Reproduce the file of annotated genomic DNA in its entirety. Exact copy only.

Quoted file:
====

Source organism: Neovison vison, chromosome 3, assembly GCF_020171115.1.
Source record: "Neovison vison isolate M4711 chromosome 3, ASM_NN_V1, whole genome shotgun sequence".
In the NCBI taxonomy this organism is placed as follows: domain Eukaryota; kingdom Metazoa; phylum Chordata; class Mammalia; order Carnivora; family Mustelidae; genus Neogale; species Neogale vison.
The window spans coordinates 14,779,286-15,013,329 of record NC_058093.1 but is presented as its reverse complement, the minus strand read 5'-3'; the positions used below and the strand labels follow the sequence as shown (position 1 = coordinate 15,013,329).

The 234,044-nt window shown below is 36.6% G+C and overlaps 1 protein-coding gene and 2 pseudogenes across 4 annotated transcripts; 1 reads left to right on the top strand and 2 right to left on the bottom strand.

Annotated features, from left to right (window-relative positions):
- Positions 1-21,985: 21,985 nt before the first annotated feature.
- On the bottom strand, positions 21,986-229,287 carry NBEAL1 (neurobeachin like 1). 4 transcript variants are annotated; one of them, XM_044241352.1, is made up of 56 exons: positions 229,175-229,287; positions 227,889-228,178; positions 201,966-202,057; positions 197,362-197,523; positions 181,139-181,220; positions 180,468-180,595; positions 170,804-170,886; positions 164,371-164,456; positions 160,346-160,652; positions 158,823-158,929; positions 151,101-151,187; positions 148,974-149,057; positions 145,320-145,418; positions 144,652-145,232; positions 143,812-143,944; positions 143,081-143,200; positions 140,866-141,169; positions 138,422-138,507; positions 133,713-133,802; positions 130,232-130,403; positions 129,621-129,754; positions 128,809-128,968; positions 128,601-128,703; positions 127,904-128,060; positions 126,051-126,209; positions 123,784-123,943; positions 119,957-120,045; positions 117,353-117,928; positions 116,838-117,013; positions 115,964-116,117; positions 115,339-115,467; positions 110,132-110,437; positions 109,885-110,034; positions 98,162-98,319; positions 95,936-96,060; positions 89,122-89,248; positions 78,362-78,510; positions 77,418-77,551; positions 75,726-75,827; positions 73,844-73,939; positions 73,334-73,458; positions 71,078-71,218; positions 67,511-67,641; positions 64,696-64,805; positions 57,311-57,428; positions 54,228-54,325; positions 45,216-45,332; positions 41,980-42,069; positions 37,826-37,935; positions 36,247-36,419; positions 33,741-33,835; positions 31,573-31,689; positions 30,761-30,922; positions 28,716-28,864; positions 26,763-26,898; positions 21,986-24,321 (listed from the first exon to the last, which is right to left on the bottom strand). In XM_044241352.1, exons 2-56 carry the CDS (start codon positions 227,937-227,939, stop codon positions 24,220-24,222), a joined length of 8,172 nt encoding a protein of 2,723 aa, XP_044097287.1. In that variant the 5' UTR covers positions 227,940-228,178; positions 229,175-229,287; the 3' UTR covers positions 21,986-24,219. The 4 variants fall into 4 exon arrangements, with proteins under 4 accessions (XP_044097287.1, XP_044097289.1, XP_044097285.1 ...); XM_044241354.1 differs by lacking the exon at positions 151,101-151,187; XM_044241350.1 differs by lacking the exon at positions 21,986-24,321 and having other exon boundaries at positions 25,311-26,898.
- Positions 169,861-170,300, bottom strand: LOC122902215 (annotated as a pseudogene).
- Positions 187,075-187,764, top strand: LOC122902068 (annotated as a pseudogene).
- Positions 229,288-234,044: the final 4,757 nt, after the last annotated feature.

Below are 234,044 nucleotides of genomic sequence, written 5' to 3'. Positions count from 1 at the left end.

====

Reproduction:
Source organism: Neovison vison, chromosome 3, assembly GCF_020171115.1.
Source record: "Neovison vison isolate M4711 chromosome 3, ASM_NN_V1, whole genome shotgun sequence".
In the NCBI taxonomy this organism is placed as follows: domain Eukaryota; kingdom Metazoa; phylum Chordata; class Mammalia; order Carnivora; family Mustelidae; genus Neogale; species Neogale vison.
The window spans coordinates 14,779,286-15,013,329 of record NC_058093.1 but is presented as its reverse complement, the minus strand read 5'-3'; the positions used below and the strand labels follow the sequence as shown (position 1 = coordinate 15,013,329).

The 234,044-nt window shown below is 36.6% G+C and overlaps 1 protein-coding gene and 2 pseudogenes across 4 annotated transcripts; 1 reads left to right on the top strand and 2 right to left on the bottom strand.

Annotated features, from left to right (window-relative positions):
- Positions 1-21,985: 21,985 nt before the first annotated feature.
- On the bottom strand, positions 21,986-229,287 carry NBEAL1 (neurobeachin like 1). 4 transcript variants are annotated; one of them, XM_044241352.1, is made up of 56 exons: positions 229,175-229,287; positions 227,889-228,178; positions 201,966-202,057; positions 197,362-197,523; positions 181,139-181,220; positions 180,468-180,595; positions 170,804-170,886; positions 164,371-164,456; positions 160,346-160,652; positions 158,823-158,929; positions 151,101-151,187; positions 148,974-149,057; positions 145,320-145,418; positions 144,652-145,232; positions 143,812-143,944; positions 143,081-143,200; positions 140,866-141,169; positions 138,422-138,507; positions 133,713-133,802; positions 130,232-130,403; positions 129,621-129,754; positions 128,809-128,968; positions 128,601-128,703; positions 127,904-128,060; positions 126,051-126,209; positions 123,784-123,943; positions 119,957-120,045; positions 117,353-117,928; positions 116,838-117,013; positions 115,964-116,117; positions 115,339-115,467; positions 110,132-110,437; positions 109,885-110,034; positions 98,162-98,319; positions 95,936-96,060; positions 89,122-89,248; positions 78,362-78,510; positions 77,418-77,551; positions 75,726-75,827; positions 73,844-73,939; positions 73,334-73,458; positions 71,078-71,218; positions 67,511-67,641; positions 64,696-64,805; positions 57,311-57,428; positions 54,228-54,325; positions 45,216-45,332; positions 41,980-42,069; positions 37,826-37,935; positions 36,247-36,419; positions 33,741-33,835; positions 31,573-31,689; positions 30,761-30,922; positions 28,716-28,864; positions 26,763-26,898; positions 21,986-24,321 (listed from the first exon to the last, which is right to left on the bottom strand). In XM_044241352.1, exons 2-56 carry the CDS (start codon positions 227,937-227,939, stop codon positions 24,220-24,222), a joined length of 8,172 nt encoding a protein of 2,723 aa, XP_044097287.1. In that variant the 5' UTR covers positions 227,940-228,178; positions 229,175-229,287; the 3' UTR covers positions 21,986-24,219. The 4 variants fall into 4 exon arrangements, with proteins under 4 accessions (XP_044097287.1, XP_044097289.1, XP_044097285.1 ...); XM_044241354.1 differs by lacking the exon at positions 151,101-151,187; XM_044241350.1 differs by lacking the exon at positions 21,986-24,321 and having other exon boundaries at positions 25,311-26,898.
- Positions 169,861-170,300, bottom strand: LOC122902215 (annotated as a pseudogene).
- Positions 187,075-187,764, top strand: LOC122902068 (annotated as a pseudogene).
- Positions 229,288-234,044: the final 4,757 nt, after the last annotated feature.

Below are 234,044 nucleotides of genomic sequence, written 5' to 3'. Positions count from 1 at the left end.